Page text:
The historicization of structuralism has, therefore, the following meaning for us: the exact and objective identification of the mechanism, the communicative potential, the mystifications and values of the context in which the act of planning is placed.

This implies giving up the attempt to work out new solutions beforehand, in history and criticism. As instrument of planning history is sterile, it can only offer solutions and indications already taken for granted. A new solution implies, on the other hand, a jump, a radical re­shuffle of the data in the problem, a risky adventure.

History can only prepare the bases for this adventure and explain why it is not feasible today. By rigorously identifying the structures of the real conditions along the entire range of their problematic, it can throw light on the terms of the contradictions in which daily behavior is entangled. We need, then, to give up simplifying history, and to accept its internal contradictions and its plurality, stressing its dialectical sides, and exalting it for what it really is.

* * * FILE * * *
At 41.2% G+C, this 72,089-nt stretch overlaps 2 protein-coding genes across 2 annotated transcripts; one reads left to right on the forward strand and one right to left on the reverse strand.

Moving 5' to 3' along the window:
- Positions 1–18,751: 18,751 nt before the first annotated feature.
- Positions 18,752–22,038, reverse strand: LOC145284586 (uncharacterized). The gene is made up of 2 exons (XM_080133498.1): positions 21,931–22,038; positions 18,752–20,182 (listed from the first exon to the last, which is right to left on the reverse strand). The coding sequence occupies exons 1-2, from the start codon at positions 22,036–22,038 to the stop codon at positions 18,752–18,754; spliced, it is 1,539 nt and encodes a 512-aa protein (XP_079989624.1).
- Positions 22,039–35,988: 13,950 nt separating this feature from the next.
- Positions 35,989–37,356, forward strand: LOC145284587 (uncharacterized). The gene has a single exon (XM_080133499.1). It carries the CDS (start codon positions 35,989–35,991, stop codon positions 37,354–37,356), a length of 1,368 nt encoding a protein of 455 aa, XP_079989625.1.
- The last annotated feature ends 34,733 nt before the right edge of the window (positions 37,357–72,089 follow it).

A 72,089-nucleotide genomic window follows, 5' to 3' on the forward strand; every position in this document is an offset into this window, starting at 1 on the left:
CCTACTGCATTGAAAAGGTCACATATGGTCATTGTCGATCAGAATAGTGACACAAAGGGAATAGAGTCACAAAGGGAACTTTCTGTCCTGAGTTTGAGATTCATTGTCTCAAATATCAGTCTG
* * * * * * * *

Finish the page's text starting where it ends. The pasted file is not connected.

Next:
What is certain is that a history of this kind would reject any type of instrumentalization. Not because the instrumentalization of history is wrong, but because our goals are different, they aim at another type of “productivity,” they want to enter the architectural operation in a mediated and indirect way, suggesting a multiplication of the problems rather than solutions to the existing ones.